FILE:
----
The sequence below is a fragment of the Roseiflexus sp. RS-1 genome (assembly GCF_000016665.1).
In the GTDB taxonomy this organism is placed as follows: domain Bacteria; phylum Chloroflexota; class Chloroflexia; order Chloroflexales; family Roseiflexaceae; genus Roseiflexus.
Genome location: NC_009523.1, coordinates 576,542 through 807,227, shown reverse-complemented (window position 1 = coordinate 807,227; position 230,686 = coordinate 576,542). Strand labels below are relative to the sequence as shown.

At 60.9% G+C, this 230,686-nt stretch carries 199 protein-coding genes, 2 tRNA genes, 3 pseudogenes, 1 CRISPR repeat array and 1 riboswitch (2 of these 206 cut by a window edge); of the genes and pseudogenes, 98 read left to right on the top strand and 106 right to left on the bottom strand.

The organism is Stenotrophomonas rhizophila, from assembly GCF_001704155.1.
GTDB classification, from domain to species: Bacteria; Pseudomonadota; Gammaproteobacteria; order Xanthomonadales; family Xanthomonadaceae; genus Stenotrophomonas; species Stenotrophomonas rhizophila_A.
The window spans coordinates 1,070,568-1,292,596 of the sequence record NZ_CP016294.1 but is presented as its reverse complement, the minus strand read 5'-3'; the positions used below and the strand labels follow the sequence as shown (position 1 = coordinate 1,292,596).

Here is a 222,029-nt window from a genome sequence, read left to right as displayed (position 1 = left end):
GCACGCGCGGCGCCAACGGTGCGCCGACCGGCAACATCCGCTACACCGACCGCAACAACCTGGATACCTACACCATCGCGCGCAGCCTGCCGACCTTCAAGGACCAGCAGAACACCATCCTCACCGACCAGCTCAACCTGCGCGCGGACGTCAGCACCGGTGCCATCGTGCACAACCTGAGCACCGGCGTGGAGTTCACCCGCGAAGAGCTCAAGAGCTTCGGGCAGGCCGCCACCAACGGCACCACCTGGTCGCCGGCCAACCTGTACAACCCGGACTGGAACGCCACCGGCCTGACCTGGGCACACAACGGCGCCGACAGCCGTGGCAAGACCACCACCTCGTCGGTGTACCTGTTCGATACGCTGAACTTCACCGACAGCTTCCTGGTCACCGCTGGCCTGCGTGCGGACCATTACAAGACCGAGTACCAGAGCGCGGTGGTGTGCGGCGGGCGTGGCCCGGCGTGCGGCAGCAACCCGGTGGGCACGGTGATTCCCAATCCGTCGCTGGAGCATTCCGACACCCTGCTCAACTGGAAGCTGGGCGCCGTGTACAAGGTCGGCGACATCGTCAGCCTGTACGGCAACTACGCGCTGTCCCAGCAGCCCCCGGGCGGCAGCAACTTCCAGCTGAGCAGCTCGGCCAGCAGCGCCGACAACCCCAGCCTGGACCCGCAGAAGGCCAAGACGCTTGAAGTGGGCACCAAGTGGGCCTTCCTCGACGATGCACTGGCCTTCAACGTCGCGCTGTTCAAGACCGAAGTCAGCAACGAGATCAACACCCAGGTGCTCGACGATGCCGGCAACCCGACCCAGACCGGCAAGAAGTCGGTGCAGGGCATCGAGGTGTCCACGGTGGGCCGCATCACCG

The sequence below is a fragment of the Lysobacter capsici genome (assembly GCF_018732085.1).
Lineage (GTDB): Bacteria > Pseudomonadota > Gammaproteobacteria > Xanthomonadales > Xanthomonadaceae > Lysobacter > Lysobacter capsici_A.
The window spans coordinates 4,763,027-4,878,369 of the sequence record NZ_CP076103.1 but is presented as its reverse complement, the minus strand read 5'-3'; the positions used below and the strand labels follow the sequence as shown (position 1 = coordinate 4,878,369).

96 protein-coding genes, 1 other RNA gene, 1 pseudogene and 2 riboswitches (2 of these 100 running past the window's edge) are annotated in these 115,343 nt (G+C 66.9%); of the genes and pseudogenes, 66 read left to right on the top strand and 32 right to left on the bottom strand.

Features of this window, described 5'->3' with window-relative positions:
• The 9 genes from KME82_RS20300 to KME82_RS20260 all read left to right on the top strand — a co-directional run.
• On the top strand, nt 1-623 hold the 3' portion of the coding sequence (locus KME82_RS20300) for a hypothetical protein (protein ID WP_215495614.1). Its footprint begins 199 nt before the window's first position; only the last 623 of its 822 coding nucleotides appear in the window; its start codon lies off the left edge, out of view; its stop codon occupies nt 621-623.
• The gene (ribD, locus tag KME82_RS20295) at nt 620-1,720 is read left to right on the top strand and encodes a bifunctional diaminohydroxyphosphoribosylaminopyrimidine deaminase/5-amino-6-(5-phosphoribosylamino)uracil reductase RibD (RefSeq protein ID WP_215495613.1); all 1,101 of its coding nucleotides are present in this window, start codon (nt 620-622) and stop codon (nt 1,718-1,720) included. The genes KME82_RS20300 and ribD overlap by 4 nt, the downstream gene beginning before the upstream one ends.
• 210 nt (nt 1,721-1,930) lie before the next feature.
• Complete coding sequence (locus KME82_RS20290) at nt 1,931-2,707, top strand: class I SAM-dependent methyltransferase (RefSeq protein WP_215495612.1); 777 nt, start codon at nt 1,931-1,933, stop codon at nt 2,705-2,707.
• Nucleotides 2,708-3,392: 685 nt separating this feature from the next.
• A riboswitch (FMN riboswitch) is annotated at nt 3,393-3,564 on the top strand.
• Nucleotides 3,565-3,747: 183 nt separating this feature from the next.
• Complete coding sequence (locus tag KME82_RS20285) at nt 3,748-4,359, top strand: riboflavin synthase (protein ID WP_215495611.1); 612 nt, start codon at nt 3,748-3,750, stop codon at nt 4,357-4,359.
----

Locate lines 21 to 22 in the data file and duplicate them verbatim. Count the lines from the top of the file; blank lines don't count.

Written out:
• A riboswitch (FMN riboswitch) is annotated at nt 3,393-3,564 on the top strand.
• Nucleotides 3,565-3,747: 183 nt separating this feature from the next.